Trevor Paglen’s work deliberately blurs lines between science, contemporary art, journalism, and other disciplines to construct unfamiliar, yet meticulously researched ways to see and interpret the world around us.

Released in 2012, The Last Pictures is a collection of 100 images to be placed on permanent media and launched into space on EchoStar XVI, as a repository available for future civilizations (alien or human) to find. Trevor Paglen lives and works in New York.



Paglen, Trevor (US) - The Last Pictures Project



Humanity’s longest lasting remnants are found among the stars. Over the last fifty years, hundreds of satellites have been launched into geosynchronous orbits, forming a ring of machines 36,000 kilometers from earth. Thousands of times further away than most other satellites, geostationary spacecraft remain locked as man-made moons in perpetual orbit long after their operational lifetimes. Geosynchronous spacecraft will be among civilization’s most enduring remnants, quietly circling earth until the earth is no more.

Commissioned by public art organization Creative Time, The Last Pictures marks a distant satellite with a record from the historical moment from whence it came. Artist Trevor Paglen collaborated with materials scientists at the Massachusetts Institute of Technology to develop a micro-etched disc with one hundred photographs, encased in a gold-plated shell, designed withstand the rigors of space and to last for billions of years. Inspired by years of conversations and interviews with scientists, artists, anthropologists, and philosophers, the images chosen for The Last Pictures tell an impressionistic story of uncertainty, paradox, and anxiety about the future.

In November 2012 the communications satellite EchoStar XVI reached geostationary orbit with The Last Pictures mounted to its anti-earth deck. The satellite will spend fifteen years broadcasting television and high-bandwidth internet signals before maneuvering into a “graveyard” orbit where it will become a ghost-ship, carrying The Last Pictures towards the depths of time.  



more on the project: http://paglen.com/lastpictures

more on the artist: http://paglen.com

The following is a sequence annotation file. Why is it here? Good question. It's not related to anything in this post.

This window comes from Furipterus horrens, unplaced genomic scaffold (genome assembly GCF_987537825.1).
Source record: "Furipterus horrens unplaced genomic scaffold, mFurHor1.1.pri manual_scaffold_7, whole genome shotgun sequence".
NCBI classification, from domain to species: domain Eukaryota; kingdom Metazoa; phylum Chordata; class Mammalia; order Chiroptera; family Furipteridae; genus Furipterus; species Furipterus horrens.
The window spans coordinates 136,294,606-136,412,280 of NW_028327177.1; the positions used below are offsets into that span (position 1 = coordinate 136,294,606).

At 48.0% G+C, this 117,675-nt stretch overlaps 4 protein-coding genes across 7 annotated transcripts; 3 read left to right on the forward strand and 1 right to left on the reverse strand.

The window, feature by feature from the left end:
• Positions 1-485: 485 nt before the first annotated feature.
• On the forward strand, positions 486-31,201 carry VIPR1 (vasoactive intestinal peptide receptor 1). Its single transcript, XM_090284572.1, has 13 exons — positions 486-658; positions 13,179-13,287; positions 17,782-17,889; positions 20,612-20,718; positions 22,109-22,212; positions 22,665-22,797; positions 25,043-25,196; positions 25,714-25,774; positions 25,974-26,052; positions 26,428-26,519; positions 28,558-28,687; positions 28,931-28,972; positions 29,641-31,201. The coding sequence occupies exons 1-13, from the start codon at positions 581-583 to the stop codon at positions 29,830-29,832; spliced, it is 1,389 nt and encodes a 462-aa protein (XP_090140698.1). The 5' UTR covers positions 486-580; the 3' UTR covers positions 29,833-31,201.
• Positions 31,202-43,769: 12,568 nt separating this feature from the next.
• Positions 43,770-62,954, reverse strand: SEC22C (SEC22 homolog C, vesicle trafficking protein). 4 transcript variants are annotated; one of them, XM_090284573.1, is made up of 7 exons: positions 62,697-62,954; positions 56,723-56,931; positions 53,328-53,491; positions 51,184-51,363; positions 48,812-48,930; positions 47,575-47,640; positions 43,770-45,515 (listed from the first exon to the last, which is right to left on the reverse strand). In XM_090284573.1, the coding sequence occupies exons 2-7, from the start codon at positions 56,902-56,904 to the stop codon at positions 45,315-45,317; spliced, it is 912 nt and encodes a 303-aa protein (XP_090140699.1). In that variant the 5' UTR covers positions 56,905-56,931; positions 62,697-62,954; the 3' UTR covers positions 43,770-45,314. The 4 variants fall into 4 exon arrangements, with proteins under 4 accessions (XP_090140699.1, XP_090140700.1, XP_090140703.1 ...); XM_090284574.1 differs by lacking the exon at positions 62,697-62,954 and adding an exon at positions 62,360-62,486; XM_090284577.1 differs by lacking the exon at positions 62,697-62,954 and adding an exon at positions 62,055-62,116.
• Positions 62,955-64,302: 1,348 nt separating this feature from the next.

The Last Pictures Project: LAUNCH

1: EchoStar XVI arrives in Kazakhstan
2: The Baikonur team poses with EchoStar XVI just prior to final housingin the Proton Breeze M upper stage
3: The launch approaches
4: EchoStar XVI lifted into upright position
5: The launch apparatus on its way to EchoStar XVI
6: EchoStar XVI launched in Baikonur, Kazakhstan, November 21st 2012
7: The Last Pictures onboard EchoStar XVI 36,000 km from Earth

The Last Pictures Project: PRODUCTION


1 & 2: The Last Pictures Artifact
3: Production of the image disc
4 & 5: EchoStar XVI under construction
6: EchoStar under construction with reflectors fully extended

The Last Pictures Project: SELECTION FRON THE LAST PICTURES

1: SOYUZ FG ROCKET LAUNCH, BAIKONUR COSMODROME, KAZAKHSTAN
2: TYPHOON, JAPAN, EARLY TWENTIETH CENTURY
3: EARTHRISE
4: GLIMPSES OF AMERICA, AMERICAN NATIONAL EXHIBITION, MOSCOW WORLD’S FAIR
5: MIGRANTS SEEN BY PREDATOR DRONE, U.S.-MEXICO BORDER
6: CHERRY BLOSSOMS
7: THE PIT SCENE, LASCAUX CAVE
8: NARBONA PANEL, CANYON DE CHELLY, NAVAJO NATION
9: WATERSPOUT, FLORIDA KEYS

Paglen, Trevor (US) - American Predator (Collaboration with Noor Behram), Billboard, 2011



Above our heads more than 200 secret American surveillance satellites constantly orbit the Earth: with the help of fanatical amateur astronomers who track their courses, Paglen has photographed them. A secret air force base deep in the desert outside Las Vegas is the control centre for the US’s huge fleet of drones: Paglen has photographed these tiny dots hurtling through the Nevada skies.

“Witnessing a drone hovering over Waziristan skies is a regular thing,” says Noor Behram, who shot this image outside his house in Dande Darpa Khel, North Waziristan.

For more than five years, Behram has been documenting the aftermath of drone attacks in Pakistan’s tribal areas, the hub of the CIA’s remote assassination program. When Behram learns of a strike, he races towards ground zero to photograph the scene. “North Waziristan,” he explained “is a big area scattered over hundreds of miles and some places are harder to reach due to lack of roads and access. At many places I will only be able to reach the scene after 6-8 hours.” Nonetheless, Behram’s photographs are some of the only on-the-ground images of drone attacks.

“The few places where I have been able to reach right after the attack were a terrible sight” he explains, “One such place was filled with human body parts lying around and a strong smell of burnt human flesh. Poverty and the meagre living standards of inhabitants is another common thing at the attack sites.” Behram’s photographs tell a different story than official American reports that consistently deny civilian casualties from drone attacks: “I have come across some horrendous visions where human body parts would be scattered around without distinction, those of children, women, and elderly.”

For Behram, this particular photograph is nothing exceptional. “This was like any other day in Waziristan. Coming out of the house, witnessing a drone in the sky, getting along with our lives till it targets you. That day it was in the morning and I was at my home playing with my children. I spotted the drone and started filming it with my camera and then I followed it a bit on a bike.”


more: http://paglen.com/

Paglen, Trevor (US) - Untitled (Reaper Drone), 48x60 in, 2010

Paglen, Trevor (US) - Untitled (Reaper Drone), 48x60 in, 2010

Paglen, Trevor (US) - Untitled (Reaper Drone), 48x60 in, 2010

Paglen, Trevor (US) - Untitled (Reaper Drone), 48x60 in, 2010